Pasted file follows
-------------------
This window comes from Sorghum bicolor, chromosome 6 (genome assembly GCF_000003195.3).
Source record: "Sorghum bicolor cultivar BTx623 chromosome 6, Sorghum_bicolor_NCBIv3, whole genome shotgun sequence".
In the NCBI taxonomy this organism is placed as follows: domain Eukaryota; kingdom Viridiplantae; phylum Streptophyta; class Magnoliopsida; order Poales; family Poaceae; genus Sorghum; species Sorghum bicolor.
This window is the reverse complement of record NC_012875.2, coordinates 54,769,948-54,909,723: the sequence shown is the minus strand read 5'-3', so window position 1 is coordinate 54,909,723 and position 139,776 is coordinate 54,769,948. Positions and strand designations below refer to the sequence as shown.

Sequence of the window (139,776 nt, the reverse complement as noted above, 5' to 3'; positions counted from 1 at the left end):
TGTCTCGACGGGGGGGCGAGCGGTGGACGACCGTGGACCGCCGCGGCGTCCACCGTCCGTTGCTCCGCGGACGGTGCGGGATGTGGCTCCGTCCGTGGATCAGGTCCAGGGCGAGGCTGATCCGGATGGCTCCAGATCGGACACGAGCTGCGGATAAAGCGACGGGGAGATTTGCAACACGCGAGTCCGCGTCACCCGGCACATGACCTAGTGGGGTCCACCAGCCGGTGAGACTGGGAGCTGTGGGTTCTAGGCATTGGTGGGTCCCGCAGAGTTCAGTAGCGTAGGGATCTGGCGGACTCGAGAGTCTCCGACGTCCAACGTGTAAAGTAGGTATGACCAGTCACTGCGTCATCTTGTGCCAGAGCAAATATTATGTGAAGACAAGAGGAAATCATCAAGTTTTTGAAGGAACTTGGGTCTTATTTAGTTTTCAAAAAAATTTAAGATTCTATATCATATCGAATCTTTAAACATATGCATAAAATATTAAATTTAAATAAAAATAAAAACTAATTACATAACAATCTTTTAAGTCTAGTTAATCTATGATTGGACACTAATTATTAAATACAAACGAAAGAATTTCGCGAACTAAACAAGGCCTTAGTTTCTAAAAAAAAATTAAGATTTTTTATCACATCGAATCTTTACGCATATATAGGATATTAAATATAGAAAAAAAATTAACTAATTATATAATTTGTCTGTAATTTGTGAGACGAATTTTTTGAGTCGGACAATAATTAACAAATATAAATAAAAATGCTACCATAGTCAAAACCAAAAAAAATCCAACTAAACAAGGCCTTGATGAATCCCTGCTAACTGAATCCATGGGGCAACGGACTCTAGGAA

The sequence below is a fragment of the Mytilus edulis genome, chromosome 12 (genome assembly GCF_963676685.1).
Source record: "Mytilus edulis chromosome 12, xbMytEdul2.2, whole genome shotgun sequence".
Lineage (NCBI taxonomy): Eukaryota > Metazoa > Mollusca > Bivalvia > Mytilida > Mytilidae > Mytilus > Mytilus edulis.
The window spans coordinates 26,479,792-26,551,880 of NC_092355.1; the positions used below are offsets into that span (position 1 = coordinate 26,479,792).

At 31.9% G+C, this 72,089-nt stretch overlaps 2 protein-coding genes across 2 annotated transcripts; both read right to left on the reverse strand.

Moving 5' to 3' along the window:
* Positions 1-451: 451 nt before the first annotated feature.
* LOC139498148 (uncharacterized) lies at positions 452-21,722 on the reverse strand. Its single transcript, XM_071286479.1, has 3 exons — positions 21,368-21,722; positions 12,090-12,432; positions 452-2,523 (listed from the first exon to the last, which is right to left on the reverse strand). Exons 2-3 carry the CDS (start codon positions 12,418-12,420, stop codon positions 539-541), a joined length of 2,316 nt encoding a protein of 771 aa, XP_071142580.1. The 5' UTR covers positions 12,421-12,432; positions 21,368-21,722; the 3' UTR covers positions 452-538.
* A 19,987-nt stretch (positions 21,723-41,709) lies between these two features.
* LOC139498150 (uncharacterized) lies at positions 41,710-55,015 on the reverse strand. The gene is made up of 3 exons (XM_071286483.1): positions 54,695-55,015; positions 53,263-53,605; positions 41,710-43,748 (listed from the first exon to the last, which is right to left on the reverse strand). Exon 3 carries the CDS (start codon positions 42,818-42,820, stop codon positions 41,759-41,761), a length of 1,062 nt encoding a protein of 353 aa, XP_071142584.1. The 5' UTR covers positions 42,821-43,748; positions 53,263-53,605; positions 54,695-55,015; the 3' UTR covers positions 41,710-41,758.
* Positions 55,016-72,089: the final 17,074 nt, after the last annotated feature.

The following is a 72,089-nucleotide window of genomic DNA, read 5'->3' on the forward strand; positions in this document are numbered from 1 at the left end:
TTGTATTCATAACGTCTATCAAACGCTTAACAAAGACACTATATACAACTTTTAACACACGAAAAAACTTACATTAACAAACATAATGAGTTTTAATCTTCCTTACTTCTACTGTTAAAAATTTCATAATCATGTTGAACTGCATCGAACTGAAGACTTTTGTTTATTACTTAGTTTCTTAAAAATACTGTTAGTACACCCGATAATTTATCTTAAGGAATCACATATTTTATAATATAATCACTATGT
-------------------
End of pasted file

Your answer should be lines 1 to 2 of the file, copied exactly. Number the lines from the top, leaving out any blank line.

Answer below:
This window comes from Sorghum bicolor, chromosome 6 (genome assembly GCF_000003195.3).
Source record: "Sorghum bicolor cultivar BTx623 chromosome 6, Sorghum_bicolor_NCBIv3, whole genome shotgun sequence".